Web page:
Kafka’s Amerika, which was published posthumously, tells the story of sixteen year-old Karl Roßmann who is forced to emigrate to the United States after it is revealed that he was seduced by a housemaid.  At the end of the novel, after Karl has had adventures with a stoker from the passage ship, a couple of drifters and his uncle, he sees a job advertisement for the Nature Theater of Oklahoma which promises to employ every applicant.  When Karl is hired as a “technical worker” he goes off to Oklahoma by train but the novel breaks off suddenly within this final chapter.  The poems in de la Torre’s collection are all set in a job fair being held by the Nature Theater of Oklahoma from Kafka’s novel.

De la Torre uses an interesting array of formats and arrangements for her poems: interviews, ad copy, reports, questionnaires and descriptions of chairs are all employed to satirize every aspect of corporate life from the job interview, to office design, to strategic plans, to the use of social media and to office politics.  Inspired by artist Marin Kippenberger’s installationThe Happy End of Franz Kafka’s Amerika” the poet states at the beginning of her collection that we are to imagine “an assortment of numbered tables and office desks with pairs of mismatched chairs within a soccer field flanked by grandstands.”  The numbered tables become the settings of poems involving job interviews for applicants who are sorely unqualified but are hired anyway.  These series of poems magnify the painful experience for everyone involved–applicant, employers, human resources, headhunters— in the job application process.  At Table 20, for example, an aspiring lifeguard with a terrible case of astigmatism is immediately given the job despite openly admitting his vision impairment.  And some applicants are asked to do the most random, absurd tasks that seem more fitting for auditions for a reality TV show than an office job:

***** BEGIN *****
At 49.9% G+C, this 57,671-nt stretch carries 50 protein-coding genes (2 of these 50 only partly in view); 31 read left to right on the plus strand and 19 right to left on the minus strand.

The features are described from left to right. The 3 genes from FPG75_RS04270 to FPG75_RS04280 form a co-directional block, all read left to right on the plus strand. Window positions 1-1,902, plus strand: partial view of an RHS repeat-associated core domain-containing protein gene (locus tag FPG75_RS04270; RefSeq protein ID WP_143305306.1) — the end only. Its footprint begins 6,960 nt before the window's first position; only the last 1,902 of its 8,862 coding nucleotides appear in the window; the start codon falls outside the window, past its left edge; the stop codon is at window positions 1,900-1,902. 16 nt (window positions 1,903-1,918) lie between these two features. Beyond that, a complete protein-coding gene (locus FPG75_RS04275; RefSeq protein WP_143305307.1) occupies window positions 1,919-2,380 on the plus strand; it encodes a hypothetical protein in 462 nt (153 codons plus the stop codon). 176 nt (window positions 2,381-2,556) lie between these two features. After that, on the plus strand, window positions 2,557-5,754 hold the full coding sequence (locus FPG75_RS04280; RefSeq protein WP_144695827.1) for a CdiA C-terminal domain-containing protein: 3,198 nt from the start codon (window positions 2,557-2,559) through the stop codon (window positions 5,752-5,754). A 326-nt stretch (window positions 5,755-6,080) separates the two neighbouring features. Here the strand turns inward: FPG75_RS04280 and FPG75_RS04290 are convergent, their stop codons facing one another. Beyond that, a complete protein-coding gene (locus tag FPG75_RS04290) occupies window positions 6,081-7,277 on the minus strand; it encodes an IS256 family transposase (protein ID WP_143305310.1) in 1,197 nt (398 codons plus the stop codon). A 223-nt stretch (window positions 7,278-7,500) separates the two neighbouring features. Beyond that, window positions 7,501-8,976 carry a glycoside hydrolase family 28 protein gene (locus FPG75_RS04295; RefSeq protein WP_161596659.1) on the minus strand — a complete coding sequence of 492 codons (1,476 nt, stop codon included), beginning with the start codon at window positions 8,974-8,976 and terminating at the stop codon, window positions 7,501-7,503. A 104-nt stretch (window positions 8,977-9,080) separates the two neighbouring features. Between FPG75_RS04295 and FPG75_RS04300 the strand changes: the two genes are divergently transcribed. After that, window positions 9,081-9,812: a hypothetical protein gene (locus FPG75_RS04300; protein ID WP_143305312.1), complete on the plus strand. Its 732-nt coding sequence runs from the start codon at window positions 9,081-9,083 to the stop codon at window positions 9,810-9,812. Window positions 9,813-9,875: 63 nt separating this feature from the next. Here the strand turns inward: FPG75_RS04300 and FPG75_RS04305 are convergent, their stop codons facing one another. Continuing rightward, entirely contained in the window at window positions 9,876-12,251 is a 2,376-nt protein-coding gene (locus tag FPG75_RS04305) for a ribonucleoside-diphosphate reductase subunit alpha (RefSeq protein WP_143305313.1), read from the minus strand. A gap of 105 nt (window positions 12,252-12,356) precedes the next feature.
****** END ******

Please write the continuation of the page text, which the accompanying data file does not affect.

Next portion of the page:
Three people sitting on a tandem bench come forth.

Each applicant is assigned a color around which to improvise
lyrics for jingles.

Only found language displayed in the color assigned to each can
be used.

Applicants are given two hours to go searching for text in the city.

The Assistant Director selects corresponding loops from the
Buddha Machine 2.0, a portable music player, as accompaniment.

One of the funniest and most absurd poems describes a headhunter and the object of his hunt, a man who oddly looks like the artist Martin Kippenberger:

A Headhunter at the hunting blind at the edge of the field
keeps an eye on a middle-aged potbellied man in oversized
underwear who eerily resembles Martin Kippenberger. He’s
about to get in a full-sized Barbie tub near a couple of lifeguard
chairs, holds a cigarette in one hand and a hard-boiled egg in
the other.

In the Headhunter’s estimation, the man could be either rapt
in thought or overhearing the interview between the Bather
and the Lifeguard next to him. He might also be reminiscing
on the teepee villages at American Western theme campsites
he stayed at in the old days with friends, which always had hot

The Headhunter wonders if he is seeking employment—why
else would he be at the fair? He cannot begin to imagine
what position might be appropriate for this individual defying
categorization, whose insouciance clashes with the professional
aspirations of the fairgoers.

An idea comes to him in a flash: this man could play the
Unhappy Hedonist!